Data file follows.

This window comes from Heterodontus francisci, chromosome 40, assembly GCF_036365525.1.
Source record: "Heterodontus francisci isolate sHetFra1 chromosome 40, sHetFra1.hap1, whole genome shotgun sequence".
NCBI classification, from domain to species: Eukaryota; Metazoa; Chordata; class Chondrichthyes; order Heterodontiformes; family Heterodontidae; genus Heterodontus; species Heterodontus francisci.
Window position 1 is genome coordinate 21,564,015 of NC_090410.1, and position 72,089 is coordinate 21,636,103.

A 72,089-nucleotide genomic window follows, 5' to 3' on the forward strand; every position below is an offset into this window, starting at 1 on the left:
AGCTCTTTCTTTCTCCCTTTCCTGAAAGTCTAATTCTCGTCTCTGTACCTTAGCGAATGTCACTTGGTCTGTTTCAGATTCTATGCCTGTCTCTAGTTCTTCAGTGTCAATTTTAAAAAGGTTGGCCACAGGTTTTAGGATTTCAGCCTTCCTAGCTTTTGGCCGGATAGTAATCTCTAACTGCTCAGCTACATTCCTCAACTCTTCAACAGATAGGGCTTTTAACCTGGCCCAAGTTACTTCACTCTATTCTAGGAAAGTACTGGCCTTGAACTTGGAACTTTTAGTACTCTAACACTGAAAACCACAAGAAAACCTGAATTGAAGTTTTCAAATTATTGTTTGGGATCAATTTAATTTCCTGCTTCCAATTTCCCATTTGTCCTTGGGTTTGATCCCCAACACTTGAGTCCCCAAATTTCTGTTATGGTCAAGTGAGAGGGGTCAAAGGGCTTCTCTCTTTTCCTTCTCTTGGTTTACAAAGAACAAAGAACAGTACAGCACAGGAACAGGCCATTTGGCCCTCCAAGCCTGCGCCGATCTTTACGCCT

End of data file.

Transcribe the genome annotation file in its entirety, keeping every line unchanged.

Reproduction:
This window comes from Heterodontus francisci, chromosome 40, assembly GCF_036365525.1.
Source record: "Heterodontus francisci isolate sHetFra1 chromosome 40, sHetFra1.hap1, whole genome shotgun sequence".
NCBI classification, from domain to species: Eukaryota; Metazoa; Chordata; class Chondrichthyes; order Heterodontiformes; family Heterodontidae; genus Heterodontus; species Heterodontus francisci.
Window position 1 is genome coordinate 21,564,015 of NC_090410.1, and position 72,089 is coordinate 21,636,103.

A 72,089-nucleotide genomic window follows, 5' to 3' on the forward strand; every position below is an offset into this window, starting at 1 on the left:
AGCTCTTTCTTTCTCCCTTTCCTGAAAGTCTAATTCTCGTCTCTGTACCTTAGCGAATGTCACTTGGTCTGTTTCAGATTCTATGCCTGTCTCTAGTTCTTCAGTGTCAATTTTAAAAAGGTTGGCCACAGGTTTTAGGATTTCAGCCTTCCTAGCTTTTGGCCGGATAGTAATCTCTAACTGCTCAGCTACATTCCTCAACTCTTCAACAGATAGGGCTTTTAACCTGGCCCAAGTTACTTCACTCTATTCTAGGAAAGTACTGGCCTTGAACTTGGAACTTTTAGTACTCTAACACTGAAAACCACAAGAAAACCTGAATTGAAGTTTTCAAATTATTGTTTGGGATCAATTTAATTTCCTGCTTCCAATTTCCCATTTGTCCTTGGGTTTGATCCCCAACACTTGAGTCCCCAAATTTCTGTTATGGTCAAGTGAGAGGGGTCAAAGGGCTTCTCTCTTTTCCTTCTCTTGGTTTACAAAGAACAAAGAACAGTACAGCACAGGAACAGGCCATTTGGCCCTCCAAGCCTGCGCCGATCTTTACGCCT